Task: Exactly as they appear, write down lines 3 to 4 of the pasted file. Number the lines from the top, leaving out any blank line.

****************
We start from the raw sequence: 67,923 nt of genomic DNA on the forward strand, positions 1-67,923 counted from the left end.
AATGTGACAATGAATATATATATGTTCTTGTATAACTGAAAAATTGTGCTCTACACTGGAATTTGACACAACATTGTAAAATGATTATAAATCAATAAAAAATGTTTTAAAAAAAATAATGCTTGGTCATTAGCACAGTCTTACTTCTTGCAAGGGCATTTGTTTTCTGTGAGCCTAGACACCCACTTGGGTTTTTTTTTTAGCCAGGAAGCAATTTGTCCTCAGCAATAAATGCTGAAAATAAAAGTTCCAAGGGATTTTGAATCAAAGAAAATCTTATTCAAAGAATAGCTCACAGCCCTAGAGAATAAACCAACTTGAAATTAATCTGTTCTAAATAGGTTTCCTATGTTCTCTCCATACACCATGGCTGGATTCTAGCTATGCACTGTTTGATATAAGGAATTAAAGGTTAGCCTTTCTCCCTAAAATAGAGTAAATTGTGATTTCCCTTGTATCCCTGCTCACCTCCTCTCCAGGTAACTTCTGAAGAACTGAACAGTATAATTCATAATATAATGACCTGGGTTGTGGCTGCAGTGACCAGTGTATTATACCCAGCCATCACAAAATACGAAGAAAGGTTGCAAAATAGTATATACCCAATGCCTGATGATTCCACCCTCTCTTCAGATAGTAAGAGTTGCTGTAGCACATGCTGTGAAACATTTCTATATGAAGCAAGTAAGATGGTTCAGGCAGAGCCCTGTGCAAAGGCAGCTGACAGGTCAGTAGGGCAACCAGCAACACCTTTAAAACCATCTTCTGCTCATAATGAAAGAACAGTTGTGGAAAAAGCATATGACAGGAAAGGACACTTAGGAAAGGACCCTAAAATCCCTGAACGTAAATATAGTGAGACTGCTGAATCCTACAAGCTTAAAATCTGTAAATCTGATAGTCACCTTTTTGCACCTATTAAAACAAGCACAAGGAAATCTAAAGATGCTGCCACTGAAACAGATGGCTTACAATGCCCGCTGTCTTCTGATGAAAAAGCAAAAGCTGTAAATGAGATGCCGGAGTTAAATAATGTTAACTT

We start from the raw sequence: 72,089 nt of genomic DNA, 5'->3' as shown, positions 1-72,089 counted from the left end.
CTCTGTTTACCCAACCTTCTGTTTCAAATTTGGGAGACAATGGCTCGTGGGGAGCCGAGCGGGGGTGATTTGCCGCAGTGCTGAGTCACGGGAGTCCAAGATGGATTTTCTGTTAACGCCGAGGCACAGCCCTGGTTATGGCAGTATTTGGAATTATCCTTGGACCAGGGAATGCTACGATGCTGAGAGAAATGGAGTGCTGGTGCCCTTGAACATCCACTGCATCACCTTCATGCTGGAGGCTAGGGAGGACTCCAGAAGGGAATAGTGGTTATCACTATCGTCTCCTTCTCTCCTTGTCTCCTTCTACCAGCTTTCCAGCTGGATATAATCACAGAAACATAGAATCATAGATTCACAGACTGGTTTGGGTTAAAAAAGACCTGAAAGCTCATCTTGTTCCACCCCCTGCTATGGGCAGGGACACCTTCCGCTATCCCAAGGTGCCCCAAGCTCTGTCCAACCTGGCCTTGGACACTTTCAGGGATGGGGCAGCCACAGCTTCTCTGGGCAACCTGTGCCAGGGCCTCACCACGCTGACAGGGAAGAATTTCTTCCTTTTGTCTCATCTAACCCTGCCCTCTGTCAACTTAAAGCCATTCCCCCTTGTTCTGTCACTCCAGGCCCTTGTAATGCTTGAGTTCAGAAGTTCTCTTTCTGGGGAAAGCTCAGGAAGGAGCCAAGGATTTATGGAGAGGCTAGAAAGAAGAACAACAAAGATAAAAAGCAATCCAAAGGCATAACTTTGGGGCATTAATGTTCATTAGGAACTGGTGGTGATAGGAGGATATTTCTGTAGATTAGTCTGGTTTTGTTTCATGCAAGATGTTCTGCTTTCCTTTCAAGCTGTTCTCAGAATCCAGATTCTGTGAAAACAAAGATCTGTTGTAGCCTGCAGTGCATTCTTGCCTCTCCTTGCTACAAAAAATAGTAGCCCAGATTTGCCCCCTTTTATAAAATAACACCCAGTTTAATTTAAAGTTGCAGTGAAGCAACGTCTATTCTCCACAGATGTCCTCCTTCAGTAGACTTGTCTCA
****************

We start from the raw sequence: 72,089 nt of genomic DNA, 5'->3' as shown, positions 1-72,089 counted from the left end.
CTCTGTTTACCCAACCTTCTGTTTCAAATTTGGGAGACAATGGCTCGTGGGGAGCCGAGCGGGGGTGATTTGCCGCAGTGCTGAGTCACGGGAGTCCAAGATGGATTTTCTGTTAACGCCGAGGCACAGCCCTGGTTATGGCAGTATTTGGAATTATCCTTGGACCAGGGAATGCTACGATGCTGAGAGAAATGGAGTGCTGGTGCCCTTGAACATCCACTGCATCACCTTCATGCTGGAGGCTAGGGAGGACTCCAGAAGGGAATAGTGGTTATCACTATCGTCTCCTTCTCTCCTTGTCTCCTTCTACCAGCTTTCCAGCTGGATATAATCACAGAAACATAGAATCATAGATTCACAGACTGGTTTGGGTTAAAAAAGACCTGAAAGCTCATCTTGTTCCACCCCCTGCTATGGGCAGGGACACCTTCCGCTATCCCAAGGTGCCCCAAGCTCTGTCCAACCTGGCCTTGGACACTTTCAGGGATGGGGCAGCCACAGCTTCTCTGGGCAACCTGTGCCAGGGCCTCACCACGCTGACAGGGAAGAATTTCTTCCTTTTGTCTCATCTAACCCTGCCCTCTGTCAACTTAAAGCCATTCCCCCTTGTTCTGTCACTCCAGGCCCTTGTAATGCTTGAGTTCAGAAGTTCTCTTTCTGGGGAAAGCTCAGGAAGGAGCCAAGGATTTATGGAGAGGCTAGAAAGAAGAACAACAAAGATAAAAAGCAATCCAAAGGCATAACTTTGGGGCATTAATGTTCATTAGGAACTGGTGGTGATAGGAGGATATTTCTGTAGATTAGTCTGGTTTTGTTTCATGCAAGATGTTCTGCTTTCCTTTCAAGCTGTTCTCAGAATCCAGATTCTGTGAAAACAAAGATCTGTTGTAGCCTGCAGTGCATTCTTGCCTCTCCTTGCTACAAAAAATAGTAGCCCAGATTTGCCCCCTTTTATAAAATAACACCCAGTTTAATTTAAAGTTGCAGTGAAGCAACGTCTATTCTCCACAGATGTCCTCCTTCAGTAGACTTGTCTCA